VANCOUVER, BRITISH COLUMBIA When children are admitted to the hospital, sometimes the medications they take at home are lost in the shuffle, or they may be given the wrong dose.
Having a system in place at hospital admission to record and review a child's medication history results in fewer errors, potentially avoiding harm to the patient, according to a study to be presented Monday, May 5, at the Pediatric Academic Societies (PAS) annual meeting in Vancouver, British Columbia, Canada.
The Joint Commission, which accredits and certifies more than 20,000 health care organizations in the United States, has set a patient safety goal to accurately and completely reconcile medications as patients move through all health care settings. The process involves comparing a patient's current medication regimen against a physician's admission, transfer or discharge orders to identify discrepancies.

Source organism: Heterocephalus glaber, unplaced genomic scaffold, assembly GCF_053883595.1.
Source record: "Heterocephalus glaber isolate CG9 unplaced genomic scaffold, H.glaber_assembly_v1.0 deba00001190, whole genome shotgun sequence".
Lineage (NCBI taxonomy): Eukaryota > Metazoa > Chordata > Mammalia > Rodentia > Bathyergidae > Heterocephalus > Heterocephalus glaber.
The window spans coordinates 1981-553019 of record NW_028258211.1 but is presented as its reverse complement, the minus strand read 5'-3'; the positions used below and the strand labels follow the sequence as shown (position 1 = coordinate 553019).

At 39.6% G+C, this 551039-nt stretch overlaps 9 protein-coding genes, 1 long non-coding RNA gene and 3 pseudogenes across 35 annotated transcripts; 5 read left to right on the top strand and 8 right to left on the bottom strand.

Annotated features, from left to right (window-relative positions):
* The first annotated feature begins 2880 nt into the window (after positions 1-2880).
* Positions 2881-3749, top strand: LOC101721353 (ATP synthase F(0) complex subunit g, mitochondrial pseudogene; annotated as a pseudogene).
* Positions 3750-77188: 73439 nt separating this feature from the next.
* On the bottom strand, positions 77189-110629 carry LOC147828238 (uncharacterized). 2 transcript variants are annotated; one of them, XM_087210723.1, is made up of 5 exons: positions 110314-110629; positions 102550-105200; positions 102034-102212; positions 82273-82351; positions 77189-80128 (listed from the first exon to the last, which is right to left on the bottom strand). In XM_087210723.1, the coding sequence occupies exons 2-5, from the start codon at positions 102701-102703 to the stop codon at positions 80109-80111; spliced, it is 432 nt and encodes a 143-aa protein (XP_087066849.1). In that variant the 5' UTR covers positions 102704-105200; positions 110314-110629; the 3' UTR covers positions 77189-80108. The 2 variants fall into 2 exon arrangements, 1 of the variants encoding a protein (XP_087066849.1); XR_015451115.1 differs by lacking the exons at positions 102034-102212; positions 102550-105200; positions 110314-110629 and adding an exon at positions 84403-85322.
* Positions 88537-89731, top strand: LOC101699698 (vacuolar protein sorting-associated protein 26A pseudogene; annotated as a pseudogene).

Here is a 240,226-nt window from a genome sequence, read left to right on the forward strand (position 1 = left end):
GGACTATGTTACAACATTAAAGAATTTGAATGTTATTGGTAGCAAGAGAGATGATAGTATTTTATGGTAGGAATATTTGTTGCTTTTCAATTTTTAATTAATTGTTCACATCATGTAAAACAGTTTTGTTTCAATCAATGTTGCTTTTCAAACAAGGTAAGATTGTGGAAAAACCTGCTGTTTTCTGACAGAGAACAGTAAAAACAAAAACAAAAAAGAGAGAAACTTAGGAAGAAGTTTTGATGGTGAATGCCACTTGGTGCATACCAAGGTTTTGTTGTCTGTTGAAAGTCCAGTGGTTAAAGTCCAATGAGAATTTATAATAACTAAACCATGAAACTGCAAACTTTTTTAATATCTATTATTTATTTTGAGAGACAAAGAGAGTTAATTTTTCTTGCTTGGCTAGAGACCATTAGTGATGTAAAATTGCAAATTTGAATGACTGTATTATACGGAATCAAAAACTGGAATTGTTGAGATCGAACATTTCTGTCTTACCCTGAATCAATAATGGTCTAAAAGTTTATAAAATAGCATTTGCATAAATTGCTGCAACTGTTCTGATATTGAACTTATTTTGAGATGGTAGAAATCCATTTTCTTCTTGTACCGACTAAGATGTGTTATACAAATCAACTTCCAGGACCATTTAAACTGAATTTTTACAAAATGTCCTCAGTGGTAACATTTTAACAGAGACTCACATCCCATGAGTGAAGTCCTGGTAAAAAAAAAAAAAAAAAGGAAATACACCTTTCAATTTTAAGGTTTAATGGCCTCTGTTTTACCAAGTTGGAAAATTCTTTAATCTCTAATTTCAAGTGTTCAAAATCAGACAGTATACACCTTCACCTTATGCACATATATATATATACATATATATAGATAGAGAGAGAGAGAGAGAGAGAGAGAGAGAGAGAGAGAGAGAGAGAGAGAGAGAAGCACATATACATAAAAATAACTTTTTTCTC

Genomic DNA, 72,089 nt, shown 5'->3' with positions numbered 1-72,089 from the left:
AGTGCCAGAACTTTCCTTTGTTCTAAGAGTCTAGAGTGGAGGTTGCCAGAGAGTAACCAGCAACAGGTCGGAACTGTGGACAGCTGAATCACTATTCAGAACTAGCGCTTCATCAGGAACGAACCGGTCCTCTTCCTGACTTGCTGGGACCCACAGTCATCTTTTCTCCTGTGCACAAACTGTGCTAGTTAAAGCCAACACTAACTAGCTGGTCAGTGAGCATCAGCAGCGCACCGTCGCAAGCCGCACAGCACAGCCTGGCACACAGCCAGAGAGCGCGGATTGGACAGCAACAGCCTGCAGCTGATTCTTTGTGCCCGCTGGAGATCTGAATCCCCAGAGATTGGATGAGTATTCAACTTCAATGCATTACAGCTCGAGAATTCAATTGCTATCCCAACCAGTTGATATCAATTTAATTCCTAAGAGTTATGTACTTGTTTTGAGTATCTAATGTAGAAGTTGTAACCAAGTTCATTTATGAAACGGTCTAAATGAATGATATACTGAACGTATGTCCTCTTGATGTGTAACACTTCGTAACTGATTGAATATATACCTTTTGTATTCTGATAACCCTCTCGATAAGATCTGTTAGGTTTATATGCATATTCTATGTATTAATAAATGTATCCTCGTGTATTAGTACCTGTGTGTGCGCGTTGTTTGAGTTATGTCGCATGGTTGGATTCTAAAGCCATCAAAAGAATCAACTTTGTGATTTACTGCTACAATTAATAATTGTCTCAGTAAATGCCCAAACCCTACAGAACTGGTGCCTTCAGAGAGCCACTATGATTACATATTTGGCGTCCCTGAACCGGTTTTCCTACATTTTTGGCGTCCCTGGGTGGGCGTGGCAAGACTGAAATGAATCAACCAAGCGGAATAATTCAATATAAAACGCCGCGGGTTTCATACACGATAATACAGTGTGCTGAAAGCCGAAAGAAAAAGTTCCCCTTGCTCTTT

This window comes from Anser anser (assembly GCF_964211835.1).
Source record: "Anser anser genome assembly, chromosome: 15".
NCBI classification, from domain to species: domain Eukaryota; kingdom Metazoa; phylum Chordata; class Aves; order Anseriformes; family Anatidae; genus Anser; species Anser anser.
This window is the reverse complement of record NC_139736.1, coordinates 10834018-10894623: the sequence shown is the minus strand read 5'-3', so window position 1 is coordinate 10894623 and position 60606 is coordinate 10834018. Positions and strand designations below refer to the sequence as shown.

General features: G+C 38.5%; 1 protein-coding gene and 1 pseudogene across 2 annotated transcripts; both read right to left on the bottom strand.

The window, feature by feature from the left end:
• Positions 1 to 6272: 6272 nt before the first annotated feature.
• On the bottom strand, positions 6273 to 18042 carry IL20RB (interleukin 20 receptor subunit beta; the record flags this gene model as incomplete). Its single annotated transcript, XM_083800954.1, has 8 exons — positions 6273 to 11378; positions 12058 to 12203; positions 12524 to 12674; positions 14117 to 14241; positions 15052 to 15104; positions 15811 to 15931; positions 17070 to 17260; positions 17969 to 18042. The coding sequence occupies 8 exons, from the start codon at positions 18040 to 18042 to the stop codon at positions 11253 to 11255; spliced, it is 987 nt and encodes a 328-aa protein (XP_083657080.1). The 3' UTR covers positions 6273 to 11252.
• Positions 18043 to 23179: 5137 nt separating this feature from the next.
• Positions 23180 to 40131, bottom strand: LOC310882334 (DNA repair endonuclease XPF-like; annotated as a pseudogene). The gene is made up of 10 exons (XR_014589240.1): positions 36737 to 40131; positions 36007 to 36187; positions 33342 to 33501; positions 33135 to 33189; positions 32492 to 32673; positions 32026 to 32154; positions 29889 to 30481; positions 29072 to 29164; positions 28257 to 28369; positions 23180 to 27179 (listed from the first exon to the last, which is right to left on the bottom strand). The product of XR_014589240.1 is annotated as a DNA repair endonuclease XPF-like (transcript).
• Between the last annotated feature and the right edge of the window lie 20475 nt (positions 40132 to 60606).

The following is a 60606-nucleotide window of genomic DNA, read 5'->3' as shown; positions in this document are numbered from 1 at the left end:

Jonathan D. Hron, MD, FAAP, a pediatric hospitalist at Boston Children's Hospital and an instructor of pediatrics at Harvard Medical School, led a team that implemented a quality improvement project that focused on reducing medication errors due to breakdowns at hospital admission. A group of physicians, pharmacists, nurses and information technology specialists worked together to test, implement and train clinicians to use a tool, which facilitates review of a patient's complete medication history when the child is admitted to the hospital.
The tool, which is part of the hospital's electronic health record system, was piloted in one area of the hospital and gradually was expanded to the entire hospital. "We successfully implemented the medication reconciliation application throughout the hospital, changing the practice of our entire staff," Dr. Hron said.
Using an existing voluntary error reporting tool, Dr. Hron and his colleagues then looked at the number of medication errors that occurred before and after implementation of the
|Contact: Debbie Jacobson|
American Academy of Pediatrics